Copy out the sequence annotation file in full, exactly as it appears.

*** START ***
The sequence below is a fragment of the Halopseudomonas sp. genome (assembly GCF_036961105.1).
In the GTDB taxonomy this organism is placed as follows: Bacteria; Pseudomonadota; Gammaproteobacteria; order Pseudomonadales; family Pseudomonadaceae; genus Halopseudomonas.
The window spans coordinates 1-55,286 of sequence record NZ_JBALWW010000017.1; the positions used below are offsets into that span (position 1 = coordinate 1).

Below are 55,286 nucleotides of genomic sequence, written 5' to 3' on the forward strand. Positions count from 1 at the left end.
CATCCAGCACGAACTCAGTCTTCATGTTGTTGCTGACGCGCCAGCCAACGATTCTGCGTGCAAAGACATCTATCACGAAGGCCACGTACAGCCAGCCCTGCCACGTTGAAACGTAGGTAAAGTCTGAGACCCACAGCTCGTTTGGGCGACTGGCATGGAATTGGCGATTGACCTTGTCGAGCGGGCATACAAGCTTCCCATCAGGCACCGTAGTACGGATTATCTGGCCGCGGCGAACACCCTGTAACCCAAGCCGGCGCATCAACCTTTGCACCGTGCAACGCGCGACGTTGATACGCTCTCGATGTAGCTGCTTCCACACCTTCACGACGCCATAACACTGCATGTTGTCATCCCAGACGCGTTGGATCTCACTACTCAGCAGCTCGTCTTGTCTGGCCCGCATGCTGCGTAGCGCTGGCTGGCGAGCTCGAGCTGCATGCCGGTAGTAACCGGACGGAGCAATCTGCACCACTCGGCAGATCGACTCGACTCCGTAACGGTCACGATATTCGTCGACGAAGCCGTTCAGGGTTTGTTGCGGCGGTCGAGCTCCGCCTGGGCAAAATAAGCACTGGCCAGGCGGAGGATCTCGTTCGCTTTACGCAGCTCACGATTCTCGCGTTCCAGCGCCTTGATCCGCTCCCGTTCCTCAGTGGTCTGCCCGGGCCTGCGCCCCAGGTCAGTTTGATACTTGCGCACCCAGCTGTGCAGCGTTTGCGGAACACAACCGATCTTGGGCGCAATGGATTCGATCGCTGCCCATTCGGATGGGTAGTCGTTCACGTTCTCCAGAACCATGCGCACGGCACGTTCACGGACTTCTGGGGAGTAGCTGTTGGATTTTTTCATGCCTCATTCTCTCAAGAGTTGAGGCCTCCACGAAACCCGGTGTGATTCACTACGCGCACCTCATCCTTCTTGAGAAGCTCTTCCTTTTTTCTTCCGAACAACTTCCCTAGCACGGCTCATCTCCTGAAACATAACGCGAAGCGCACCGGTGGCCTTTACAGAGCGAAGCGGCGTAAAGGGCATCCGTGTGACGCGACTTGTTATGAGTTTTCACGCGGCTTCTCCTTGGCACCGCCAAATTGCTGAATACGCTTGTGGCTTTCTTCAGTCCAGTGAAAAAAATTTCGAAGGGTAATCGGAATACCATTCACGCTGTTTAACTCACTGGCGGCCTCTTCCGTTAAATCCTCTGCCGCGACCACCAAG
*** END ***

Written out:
The sequence below is a fragment of the Halopseudomonas sp. genome (assembly GCF_036961105.1).
In the GTDB taxonomy this organism is placed as follows: Bacteria; Pseudomonadota; Gammaproteobacteria; order Pseudomonadales; family Pseudomonadaceae; genus Halopseudomonas.
The window spans coordinates 1-55,286 of sequence record NZ_JBALWW010000017.1; the positions used below are offsets into that span (position 1 = coordinate 1).

Below are 55,286 nucleotides of genomic sequence, written 5' to 3' on the forward strand. Positions count from 1 at the left end.
CATCCAGCACGAACTCAGTCTTCATGTTGTTGCTGACGCGCCAGCCAACGATTCTGCGTGCAAAGACATCTATCACGAAGGCCACGTACAGCCAGCCCTGCCACGTTGAAACGTAGGTAAAGTCTGAGACCCACAGCTCGTTTGGGCGACTGGCATGGAATTGGCGATTGACCTTGTCGAGCGGGCATACAAGCTTCCCATCAGGCACCGTAGTACGGATTATCTGGCCGCGGCGAACACCCTGTAACCCAAGCCGGCGCATCAACCTTTGCACCGTGCAACGCGCGACGTTGATACGCTCTCGATGTAGCTGCTTCCACACCTTCACGACGCCATAACACTGCATGTTGTCATCCCAGACGCGTTGGATCTCACTACTCAGCAGCTCGTCTTGTCTGGCCCGCATGCTGCGTAGCGCTGGCTGGCGAGCTCGAGCTGCATGCCGGTAGTAACCGGACGGAGCAATCTGCACCACTCGGCAGATCGACTCGACTCCGTAACGGTCACGATATTCGTCGACGAAGCCGTTCAGGGTTTGTTGCGGCGGTCGAGCTCCGCCTGGGCAAAATAAGCACTGGCCAGGCGGAGGATCTCGTTCGCTTTACGCAGCTCACGATTCTCGCGTTCCAGCGCCTTGATCCGCTCCCGTTCCTCAGTGGTCTGCCCGGGCCTGCGCCCCAGGTCAGTTTGATACTTGCGCACCCAGCTGTGCAGCGTTTGCGGAACACAACCGATCTTGGGCGCAATGGATTCGATCGCTGCCCATTCGGATGGGTAGTCGTTCACGTTCTCCAGAACCATGCGCACGGCACGTTCACGGACTTCTGGGGAGTAGCTGTTGGATTTTTTCATGCCTCATTCTCTCAAGAGTTGAGGCCTCCACGAAACCCGGTGTGATTCACTACGCGCACCTCATCCTTCTTGAGAAGCTCTTCCTTTTTTCTTCCGAACAACTTCCCTAGCACGGCTCATCTCCTGAAACATAACGCGAAGCGCACCGGTGGCCTTTACAGAGCGAAGCGGCGTAAAGGGCATCCGTGTGACGCGACTTGTTATGAGTTTTCACGCGGCTTCTCCTTGGCACCGCCAAATTGCTGAATACGCTTGTGGCTTTCTTCAGTCCAGTGAAAAAAATTTCGAAGGGTAATCGGAATACCATTCACGCTGTTTAACTCACTGGCGGCCTCTTCCGTTAAATCCTCTGCCGCGACCACCAAG